In December 2017, our board approved risk segmentation as drawdown mitigation managers as cheaper and more scalable drawdown risk mitigation than explicit options-based tail risk hedging strategies. As we continue to enhance our balance sheet liquidity management and develop a centralized governance structure, as part of the broader active risk review in 2019, the termination of an expensive and unscalable strategy became apparent.
Let us stop here, since there are problems with what Meng says in addition to the whooper Taleb called out. Meng attempts to depict the tail risk hedges as intended for liquidity risk mitigation, as in to make sure the fund has enough cash on hand even in bad markets so as to be able to make required payout without selling assets that might be distressed with the time. The conundrum is that highly liquid and low risk investments don’t return much, so investors like CalPERS endeavor to provide for the needed foul-weather liquidity while minimizing the loss in investment returns.
That was not the reason for entering into these tail hedges. Former Chief Investment Officer Ted Eliopoulos entered into these programs to reduce losses in a crisis. Even though loss mitigation and liquidity risk mitigation are overlapping concerns, they are distinct, as you can also see from the Pensions & Investments article describing Ronald Legado’s new role at Universa (emphasis ours):
Mr. Lagnado will initiate research about tail-risk hedging strategies across asset classes as well as drawdown management strategies that help pension fund staffs manage liabilities and position their portfolios for long-term investment.
Translation: Universa sees tail-risk hedging and drawdown mitigation as separate products. But Meng would have you think they are the same thing.
One finally wonders how Meng conducted “active risk review” was conducted. Wilshire Associates, CalPERS’ main investment consultant, was kept out of the loop. They were told CalPERS was abandoning the tail risk strategies after the decision had been made, and even then only in passing.
Back to Meng at 11:20:
So, basically we chose better alternatives for market drawdown protection and they turned out to be better alternatives in the recent market rout. Those two risk segments added more than $11 billion of our drawdown mitigation matrix.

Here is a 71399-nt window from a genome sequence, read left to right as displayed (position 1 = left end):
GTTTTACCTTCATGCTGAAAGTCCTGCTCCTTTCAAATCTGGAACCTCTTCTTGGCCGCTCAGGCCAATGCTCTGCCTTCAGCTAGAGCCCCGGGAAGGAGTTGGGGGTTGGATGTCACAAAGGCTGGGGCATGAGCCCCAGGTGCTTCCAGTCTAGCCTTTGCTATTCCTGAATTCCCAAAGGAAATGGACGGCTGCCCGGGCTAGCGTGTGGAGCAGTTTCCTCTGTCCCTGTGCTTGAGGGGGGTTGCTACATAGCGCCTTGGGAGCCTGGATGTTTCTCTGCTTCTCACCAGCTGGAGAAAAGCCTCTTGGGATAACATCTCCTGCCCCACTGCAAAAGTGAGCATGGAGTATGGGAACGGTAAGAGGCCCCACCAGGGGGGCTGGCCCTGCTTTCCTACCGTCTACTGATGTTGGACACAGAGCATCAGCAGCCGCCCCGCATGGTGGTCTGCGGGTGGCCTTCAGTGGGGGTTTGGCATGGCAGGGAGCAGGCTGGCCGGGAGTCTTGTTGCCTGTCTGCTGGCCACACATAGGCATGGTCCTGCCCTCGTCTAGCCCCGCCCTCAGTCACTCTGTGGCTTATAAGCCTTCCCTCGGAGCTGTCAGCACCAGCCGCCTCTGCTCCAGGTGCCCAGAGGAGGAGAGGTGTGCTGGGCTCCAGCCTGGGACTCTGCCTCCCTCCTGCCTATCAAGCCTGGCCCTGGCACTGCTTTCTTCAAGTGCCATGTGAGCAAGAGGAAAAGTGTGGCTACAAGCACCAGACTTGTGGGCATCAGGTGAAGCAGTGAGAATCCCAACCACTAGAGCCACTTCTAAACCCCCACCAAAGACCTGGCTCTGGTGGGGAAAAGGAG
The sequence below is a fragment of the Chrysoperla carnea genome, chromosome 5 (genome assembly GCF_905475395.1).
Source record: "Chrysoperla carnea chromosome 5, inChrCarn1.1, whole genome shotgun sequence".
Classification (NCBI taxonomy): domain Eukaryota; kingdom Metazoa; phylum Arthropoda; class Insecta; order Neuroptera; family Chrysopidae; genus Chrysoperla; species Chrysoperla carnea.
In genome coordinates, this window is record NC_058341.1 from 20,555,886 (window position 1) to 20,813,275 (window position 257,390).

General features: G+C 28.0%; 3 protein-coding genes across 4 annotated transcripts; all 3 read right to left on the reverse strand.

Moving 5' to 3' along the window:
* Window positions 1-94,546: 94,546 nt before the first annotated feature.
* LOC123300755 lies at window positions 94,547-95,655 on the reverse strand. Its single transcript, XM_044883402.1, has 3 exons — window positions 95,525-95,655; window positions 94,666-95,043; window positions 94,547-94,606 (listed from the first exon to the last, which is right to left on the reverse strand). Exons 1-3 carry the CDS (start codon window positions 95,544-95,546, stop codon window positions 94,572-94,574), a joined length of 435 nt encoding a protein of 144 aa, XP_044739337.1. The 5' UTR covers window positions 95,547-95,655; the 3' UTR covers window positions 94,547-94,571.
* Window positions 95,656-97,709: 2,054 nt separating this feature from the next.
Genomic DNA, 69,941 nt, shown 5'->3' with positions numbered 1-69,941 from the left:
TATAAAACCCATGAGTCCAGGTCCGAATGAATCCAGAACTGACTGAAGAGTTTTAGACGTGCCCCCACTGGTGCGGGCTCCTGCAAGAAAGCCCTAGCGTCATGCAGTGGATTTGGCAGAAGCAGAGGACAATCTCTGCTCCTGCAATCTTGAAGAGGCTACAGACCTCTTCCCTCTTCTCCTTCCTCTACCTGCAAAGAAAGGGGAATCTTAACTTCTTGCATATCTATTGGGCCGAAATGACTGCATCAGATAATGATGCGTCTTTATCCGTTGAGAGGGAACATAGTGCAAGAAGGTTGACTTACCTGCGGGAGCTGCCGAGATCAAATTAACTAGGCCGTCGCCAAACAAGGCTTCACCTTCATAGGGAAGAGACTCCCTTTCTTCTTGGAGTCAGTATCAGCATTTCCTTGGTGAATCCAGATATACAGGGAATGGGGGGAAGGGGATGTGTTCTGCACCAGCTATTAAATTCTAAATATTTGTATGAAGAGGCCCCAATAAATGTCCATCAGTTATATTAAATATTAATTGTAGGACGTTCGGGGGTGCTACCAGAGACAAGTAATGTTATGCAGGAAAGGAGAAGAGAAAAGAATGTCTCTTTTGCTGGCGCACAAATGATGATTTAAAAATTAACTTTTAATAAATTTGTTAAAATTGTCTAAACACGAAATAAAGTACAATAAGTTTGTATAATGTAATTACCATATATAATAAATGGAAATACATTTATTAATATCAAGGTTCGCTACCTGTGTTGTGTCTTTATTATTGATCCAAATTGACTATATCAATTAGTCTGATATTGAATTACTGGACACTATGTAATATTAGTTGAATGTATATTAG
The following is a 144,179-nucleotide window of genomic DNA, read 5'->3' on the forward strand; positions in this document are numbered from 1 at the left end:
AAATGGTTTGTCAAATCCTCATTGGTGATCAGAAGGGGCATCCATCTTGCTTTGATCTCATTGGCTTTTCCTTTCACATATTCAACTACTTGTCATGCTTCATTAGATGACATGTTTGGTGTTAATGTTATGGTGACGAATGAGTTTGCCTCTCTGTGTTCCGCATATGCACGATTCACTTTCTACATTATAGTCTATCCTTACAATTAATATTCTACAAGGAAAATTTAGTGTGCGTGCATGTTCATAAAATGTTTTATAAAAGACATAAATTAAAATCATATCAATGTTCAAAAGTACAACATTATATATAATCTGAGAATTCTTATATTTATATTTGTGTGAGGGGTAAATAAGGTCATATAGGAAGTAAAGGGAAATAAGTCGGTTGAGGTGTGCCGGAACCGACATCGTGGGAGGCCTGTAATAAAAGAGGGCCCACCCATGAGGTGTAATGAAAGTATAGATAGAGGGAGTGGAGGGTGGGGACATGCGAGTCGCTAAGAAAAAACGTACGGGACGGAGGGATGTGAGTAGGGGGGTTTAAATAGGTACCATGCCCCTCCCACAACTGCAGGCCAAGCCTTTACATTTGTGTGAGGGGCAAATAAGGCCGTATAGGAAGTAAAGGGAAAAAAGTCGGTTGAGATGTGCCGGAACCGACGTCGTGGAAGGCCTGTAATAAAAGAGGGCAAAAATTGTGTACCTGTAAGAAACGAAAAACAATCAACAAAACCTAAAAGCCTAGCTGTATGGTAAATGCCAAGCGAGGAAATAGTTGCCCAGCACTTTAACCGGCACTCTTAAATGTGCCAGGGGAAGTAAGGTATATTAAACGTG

Taleb called out this bafflegab (at 1:07):
Number one, Mr. Meng said he made $11 billion on alternative strategies that sort of offset the losses during this collapse.
I don’t know if you realize that these strategies need to be weighted against what they made or lost before that. Effectively, we think, back of the envelope calculation is so-called mitigating strategy would have lost something like $30 billion the previous year. So you make $11 billion, you lose $30 billion before, not a great trade, and definitely not a great trade if you take that over long periods of time, where you lose in rallies and make back a little bit in the selloff. That’s not a mitigating strategy, that’s something that may work in the portfolio, definitely not comparable to tail hedging.
Taleb’s second point is “all wine is not the same,” or as he puts it, “There are tail risk hedges and there are other tail risk hedges”. Taleb stresses that options can be pricey or cheap, it takes real analytical skill to tell the difference, and the combined 34 year track record, first Taleb’s, then Universa implementing the same type of strategy, shows that they can construct these hedges in a way that is profitable over time.
Basically, Taleb is arguing that options are not always efficiently priced, which enables him and Universa to deliver alpha. His results support his claim.
Wilshire Associates clearly agreed. Recall that Wilshire spoke approvingly of the tail risk hedging strategy at an August 2019 board meeting, saying that even though the month-in, month-out burn might look worrisome, when things went sour, the return would be on the order of 1000%. As we now know, it was four times higher. So Universa spectacularly outperformed Wilshire’s expectations, yet Meng is still trying to portray overriding Wilshire as a sound call.
Finally, one comment, from Meng, which to me is the worst. Meng said that a certain gentleman by the name of Ilmanen, Antti Ilmanen, who used to work I think for Cliff Asness at some point, some kind of economist, said that options aren’t cheap. I’m going to say one thing, I didn’t even mention his name in my book, I know his argument, that options are expensive and one should sell them. He just doesn’t know probability. You have to start by teaching them probability, it will take maybe five to ten years, and then explain to the point. Some people, you can’t deal with their argument.